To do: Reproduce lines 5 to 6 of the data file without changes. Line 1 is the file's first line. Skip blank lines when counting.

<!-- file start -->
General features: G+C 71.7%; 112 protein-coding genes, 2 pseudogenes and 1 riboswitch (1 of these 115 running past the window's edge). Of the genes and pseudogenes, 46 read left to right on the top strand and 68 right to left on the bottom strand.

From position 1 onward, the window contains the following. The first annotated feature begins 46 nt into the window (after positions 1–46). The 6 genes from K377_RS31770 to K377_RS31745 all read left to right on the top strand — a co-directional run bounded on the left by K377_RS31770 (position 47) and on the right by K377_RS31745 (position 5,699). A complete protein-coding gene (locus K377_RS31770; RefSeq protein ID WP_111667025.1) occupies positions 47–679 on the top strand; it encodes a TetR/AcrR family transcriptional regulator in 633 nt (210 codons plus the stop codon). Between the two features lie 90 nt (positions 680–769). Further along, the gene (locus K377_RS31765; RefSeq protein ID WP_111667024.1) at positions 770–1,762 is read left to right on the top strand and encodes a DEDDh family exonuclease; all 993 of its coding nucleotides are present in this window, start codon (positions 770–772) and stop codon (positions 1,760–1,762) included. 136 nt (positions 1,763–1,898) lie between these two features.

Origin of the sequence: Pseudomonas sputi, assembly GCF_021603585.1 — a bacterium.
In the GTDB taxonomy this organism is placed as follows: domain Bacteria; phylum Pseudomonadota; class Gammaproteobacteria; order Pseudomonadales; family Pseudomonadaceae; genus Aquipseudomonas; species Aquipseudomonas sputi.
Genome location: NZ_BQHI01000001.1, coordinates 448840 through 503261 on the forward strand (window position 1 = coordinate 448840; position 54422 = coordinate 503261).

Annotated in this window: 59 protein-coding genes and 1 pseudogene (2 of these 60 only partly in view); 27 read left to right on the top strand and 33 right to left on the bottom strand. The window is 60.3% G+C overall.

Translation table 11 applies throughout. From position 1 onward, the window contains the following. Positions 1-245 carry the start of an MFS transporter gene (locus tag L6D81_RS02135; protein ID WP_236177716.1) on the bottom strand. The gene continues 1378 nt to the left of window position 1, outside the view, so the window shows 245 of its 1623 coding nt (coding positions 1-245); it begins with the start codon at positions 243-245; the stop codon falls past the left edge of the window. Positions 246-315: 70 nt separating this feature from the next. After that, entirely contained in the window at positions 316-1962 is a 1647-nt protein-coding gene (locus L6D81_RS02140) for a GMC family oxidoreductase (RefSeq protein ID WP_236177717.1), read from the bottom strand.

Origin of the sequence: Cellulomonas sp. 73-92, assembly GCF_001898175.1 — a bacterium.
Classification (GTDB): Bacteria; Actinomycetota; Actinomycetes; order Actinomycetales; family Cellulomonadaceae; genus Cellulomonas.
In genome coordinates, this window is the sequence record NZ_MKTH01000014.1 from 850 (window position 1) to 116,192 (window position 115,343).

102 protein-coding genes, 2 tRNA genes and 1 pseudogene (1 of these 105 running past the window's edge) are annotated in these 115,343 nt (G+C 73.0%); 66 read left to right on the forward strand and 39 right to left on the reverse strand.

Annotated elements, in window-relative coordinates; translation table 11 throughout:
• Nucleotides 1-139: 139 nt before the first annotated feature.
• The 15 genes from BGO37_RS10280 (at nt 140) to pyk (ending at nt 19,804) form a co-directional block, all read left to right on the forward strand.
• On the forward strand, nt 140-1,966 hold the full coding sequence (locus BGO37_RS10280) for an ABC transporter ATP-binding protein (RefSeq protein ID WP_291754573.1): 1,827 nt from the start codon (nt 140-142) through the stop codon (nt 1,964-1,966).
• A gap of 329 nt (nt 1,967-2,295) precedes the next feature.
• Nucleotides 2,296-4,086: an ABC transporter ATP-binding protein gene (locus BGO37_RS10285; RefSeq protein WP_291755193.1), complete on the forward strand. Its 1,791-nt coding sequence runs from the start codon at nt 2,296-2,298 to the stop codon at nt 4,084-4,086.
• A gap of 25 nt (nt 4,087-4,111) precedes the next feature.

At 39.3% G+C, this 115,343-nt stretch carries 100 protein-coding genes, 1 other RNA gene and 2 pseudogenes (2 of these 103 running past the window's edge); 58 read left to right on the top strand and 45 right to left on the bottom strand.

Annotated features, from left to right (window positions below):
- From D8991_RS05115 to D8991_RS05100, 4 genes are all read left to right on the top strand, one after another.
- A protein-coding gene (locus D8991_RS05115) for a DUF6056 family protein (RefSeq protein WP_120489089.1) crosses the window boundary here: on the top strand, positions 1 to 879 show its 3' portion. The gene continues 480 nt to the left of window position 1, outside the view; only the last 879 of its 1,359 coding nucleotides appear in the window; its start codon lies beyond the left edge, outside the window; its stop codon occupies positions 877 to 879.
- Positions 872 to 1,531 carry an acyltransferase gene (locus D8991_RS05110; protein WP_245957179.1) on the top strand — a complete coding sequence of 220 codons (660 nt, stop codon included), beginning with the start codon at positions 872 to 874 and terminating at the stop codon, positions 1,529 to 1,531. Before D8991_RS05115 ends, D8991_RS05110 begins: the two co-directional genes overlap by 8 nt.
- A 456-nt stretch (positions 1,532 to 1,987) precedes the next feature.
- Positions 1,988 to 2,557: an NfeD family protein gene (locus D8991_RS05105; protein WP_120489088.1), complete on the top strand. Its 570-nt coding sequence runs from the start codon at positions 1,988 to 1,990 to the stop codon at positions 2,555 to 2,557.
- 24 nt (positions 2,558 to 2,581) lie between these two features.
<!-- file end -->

Genome location: NZ_BQHI01000001.1, coordinates 448840 through 503261 on the forward strand (window position 1 = coordinate 448840; position 54422 = coordinate 503261).

Annotated in this window: 59 protein-coding genes and 1 pseudogene (2 of these 60 only partly in view); 27 read left to right on the top strand and 33 right to left on the bottom strand. The window is 60.3% G+C overall.